Right Concentration

“When you use concentration to run away from yourself or your situation, it is wrong concentration. Sometimes we need to escape our problems for relief, but at some time we have to return to face them.”

Thich Nhat Hanh in The Heart of the Buddha's Teaching: Transforming Suffering into Peace, Joy, and Liberation

Right Concentration is one aspect of the Buddha’s Noble Eightfold Path, which is the way to well-being. Other aspects are Right View, Right Mindfulness, Right Speech, Right Thinking, Right Diligence, Right Action, and Right Livelihood.

There exists a particular hell where concentration seems impossible. When pressures, urgency, fears, anger and other distractions carry us away from our center, a deadly non-peace takes over. When nothing is working and that just doesn’t seem OK, we lose the ability to concentrate. We are out of the flow, hopes sag and we thrash about unproductively. In better moments, we can focus, do what needs to be done, move ahead, be in the present, and experience the joy of living. 

The state of mind in which we are absorbed, focused, and forgetful of self is rewarding, and people use extraordinary means to gain it. We can find that state in acts of creation, in music, dancing, in sports, in risk taking, in deep conversation, and sometimes in work. When the free-throw shooter is in the zone or the painter is in the flow of creation, the focus of activity is paramount and time passes in an entirely different way. Gambling and computer games are compelling, and in some cases addictive, in large part, because they induce a state of full concentration in which one’s confusion and anxiety are removed from awareness while one stays engaged in the action.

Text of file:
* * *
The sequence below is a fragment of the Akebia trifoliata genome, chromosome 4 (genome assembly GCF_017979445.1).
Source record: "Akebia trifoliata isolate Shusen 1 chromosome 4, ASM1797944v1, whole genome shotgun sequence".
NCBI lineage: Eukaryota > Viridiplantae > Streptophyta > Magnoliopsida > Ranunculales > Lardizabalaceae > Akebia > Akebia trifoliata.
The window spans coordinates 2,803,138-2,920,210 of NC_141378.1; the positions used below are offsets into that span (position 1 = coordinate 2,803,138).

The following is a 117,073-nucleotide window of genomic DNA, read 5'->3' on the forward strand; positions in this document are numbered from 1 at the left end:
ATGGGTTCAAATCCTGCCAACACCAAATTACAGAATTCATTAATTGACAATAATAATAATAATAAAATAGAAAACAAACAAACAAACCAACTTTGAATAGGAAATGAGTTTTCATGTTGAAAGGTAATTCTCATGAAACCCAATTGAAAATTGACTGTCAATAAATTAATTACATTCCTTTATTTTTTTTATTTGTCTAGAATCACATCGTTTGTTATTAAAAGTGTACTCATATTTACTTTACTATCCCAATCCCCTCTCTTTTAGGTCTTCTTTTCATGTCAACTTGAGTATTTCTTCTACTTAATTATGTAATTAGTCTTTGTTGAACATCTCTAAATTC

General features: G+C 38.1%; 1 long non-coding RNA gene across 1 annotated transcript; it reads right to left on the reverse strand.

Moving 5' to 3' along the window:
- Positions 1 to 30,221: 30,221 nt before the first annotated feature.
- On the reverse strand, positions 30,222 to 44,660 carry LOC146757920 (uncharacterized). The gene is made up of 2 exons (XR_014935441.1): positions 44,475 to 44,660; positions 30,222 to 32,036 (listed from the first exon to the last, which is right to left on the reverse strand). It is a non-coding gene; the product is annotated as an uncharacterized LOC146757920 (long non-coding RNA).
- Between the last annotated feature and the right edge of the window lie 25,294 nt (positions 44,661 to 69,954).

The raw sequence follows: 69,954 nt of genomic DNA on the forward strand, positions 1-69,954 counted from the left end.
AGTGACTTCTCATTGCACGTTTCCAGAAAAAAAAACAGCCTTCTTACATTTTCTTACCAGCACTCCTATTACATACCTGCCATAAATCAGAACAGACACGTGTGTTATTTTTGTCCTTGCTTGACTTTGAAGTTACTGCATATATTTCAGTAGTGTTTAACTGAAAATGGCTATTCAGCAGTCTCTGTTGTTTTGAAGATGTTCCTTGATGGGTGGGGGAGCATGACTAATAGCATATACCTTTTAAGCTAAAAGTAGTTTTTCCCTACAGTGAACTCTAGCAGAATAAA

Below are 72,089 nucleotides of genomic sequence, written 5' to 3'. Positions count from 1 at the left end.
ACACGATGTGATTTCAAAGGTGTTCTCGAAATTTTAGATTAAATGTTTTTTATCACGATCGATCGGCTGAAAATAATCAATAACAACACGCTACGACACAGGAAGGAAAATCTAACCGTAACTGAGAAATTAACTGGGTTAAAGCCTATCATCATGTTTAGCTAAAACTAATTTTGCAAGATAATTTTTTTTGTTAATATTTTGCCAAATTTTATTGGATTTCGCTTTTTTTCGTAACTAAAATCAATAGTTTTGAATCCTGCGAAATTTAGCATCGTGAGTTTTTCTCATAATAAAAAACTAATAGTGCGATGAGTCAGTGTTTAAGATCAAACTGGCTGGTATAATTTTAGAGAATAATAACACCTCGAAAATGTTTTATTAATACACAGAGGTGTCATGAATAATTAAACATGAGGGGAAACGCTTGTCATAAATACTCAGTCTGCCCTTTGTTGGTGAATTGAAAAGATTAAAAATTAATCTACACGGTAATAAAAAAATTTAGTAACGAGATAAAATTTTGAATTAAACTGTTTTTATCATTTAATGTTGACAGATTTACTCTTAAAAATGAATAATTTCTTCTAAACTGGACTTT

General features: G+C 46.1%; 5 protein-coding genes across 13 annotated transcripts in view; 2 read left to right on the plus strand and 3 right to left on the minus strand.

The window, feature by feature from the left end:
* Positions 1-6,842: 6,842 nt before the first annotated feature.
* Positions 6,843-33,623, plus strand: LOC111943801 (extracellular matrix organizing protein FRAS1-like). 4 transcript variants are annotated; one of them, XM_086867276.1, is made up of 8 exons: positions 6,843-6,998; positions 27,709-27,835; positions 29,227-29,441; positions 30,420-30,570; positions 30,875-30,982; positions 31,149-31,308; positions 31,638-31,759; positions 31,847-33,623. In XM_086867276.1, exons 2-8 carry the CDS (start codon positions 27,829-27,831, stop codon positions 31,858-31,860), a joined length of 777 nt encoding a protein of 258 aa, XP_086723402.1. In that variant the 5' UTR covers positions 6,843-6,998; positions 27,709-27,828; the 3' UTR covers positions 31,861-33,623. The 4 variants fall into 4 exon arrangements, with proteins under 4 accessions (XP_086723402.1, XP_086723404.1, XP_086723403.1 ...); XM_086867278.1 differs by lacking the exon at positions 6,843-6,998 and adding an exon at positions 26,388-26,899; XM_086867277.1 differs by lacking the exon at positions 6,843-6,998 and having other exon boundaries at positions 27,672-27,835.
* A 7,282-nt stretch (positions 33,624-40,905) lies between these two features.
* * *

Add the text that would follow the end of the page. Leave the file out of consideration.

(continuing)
It is worth reflecting on how you have experienced concentration. Maybe make two lists. On one list write when in your life have you experienced being focused and in the flow? You might have found that level of concentration in moments when you were totally engaged in life. Afterwards you might have wondered where the time went. You might have had the experience of losing yourself in the activity, yet remaining present with your awareness heightened and your actions seeming congruent and flowing.

On your other list, note when you may have found yourself carried away in activity that took you out of your life through distraction. These would be engaging moments of avoidance that later you might reflect on as being rather meaningless, possibly even harmful.

Looking deeply at the flow moments that brought you more awareness and closer to life, you might find talents and capacities that if developed could create more meaning in your life. Looking at the ways you distract yourself from real life you may find band-aids to cover suffering and possibly self defeating behaviors.  

Right Concentration involves more mindfulness, clarity of thought, congruence between thought and behavior and less attachment to ego. As you practice being in the present and acting with awareness and clear intentions you will find yourself in the happy state of Right Concentration.

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© 2002 Tom Barrett